ISRO has achieved a successful deployment of the magnetometer boom on the Aditya-L1 satellite, designed to measure the low-intensity interplanetary magnetic field in space. The six-meter-long magnetometer boom was deployed in the Halo orbit at the Lagrange point L-1 on January 11. The boom had been in stowed condition for 132 days since the launch of the Aditya-L1 satellite.
The boom carries two state-of-the-art, high-accuracy fluxgate magnetometer sensors that measure the low-intensity interplanetary magnetic field. These sensors are deployed at distances of 3 and 6 meters from the spacecraft body to minimize the impact of the spacecraft-generated magnetic field on measurements. Using two sensors assists in the precise estimation and cancellation of the spacecraft's magnetic influence.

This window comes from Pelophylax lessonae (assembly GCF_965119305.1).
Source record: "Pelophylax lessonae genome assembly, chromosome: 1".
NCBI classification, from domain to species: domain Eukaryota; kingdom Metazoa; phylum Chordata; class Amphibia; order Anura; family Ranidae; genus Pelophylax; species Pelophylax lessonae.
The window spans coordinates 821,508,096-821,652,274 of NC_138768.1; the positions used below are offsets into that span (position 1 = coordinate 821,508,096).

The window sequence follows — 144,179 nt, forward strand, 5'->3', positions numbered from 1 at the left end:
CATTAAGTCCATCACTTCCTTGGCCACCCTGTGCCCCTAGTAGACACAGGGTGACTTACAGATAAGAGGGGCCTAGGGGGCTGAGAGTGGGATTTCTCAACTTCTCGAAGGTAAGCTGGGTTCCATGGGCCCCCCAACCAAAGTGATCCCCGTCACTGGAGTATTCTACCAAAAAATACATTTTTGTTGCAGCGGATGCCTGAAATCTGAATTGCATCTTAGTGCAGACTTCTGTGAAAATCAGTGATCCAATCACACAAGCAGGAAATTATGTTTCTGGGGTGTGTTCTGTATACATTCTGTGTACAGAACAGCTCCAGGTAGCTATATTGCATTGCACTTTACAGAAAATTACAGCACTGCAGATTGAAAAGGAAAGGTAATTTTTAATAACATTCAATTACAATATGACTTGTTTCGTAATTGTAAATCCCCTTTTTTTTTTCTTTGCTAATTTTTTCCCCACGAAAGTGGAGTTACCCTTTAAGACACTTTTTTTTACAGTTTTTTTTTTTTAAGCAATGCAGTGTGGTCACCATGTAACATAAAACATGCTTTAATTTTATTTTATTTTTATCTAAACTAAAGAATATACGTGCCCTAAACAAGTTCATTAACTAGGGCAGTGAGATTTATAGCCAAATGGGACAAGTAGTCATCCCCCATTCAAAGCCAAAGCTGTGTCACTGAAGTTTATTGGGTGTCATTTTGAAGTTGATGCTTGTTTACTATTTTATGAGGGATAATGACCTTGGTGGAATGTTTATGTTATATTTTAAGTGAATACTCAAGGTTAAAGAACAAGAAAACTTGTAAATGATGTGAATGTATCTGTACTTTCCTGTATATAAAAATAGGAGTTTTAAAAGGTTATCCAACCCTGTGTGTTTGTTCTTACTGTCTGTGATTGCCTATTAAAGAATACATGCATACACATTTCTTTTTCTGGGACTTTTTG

The boom segments are constructed from carbon fiber-reinforced polymer and serve as interfaces for the sensor mounting and mechanism elements. The articulated boom mechanism comprises five segments interconnected through spring-driven hinge mechanisms, allowing for folding and deploying actions.
The Aditya-L1 solar mission reached the L1 point, approximately 1.5 million km from Earth, on January 6, enabling continuous observation of the sun. The solar observatory at L1 aims to observe and understand the chromospheric and coronal dynamics of the Sun in a continuous manner.
(With Agency Inputs)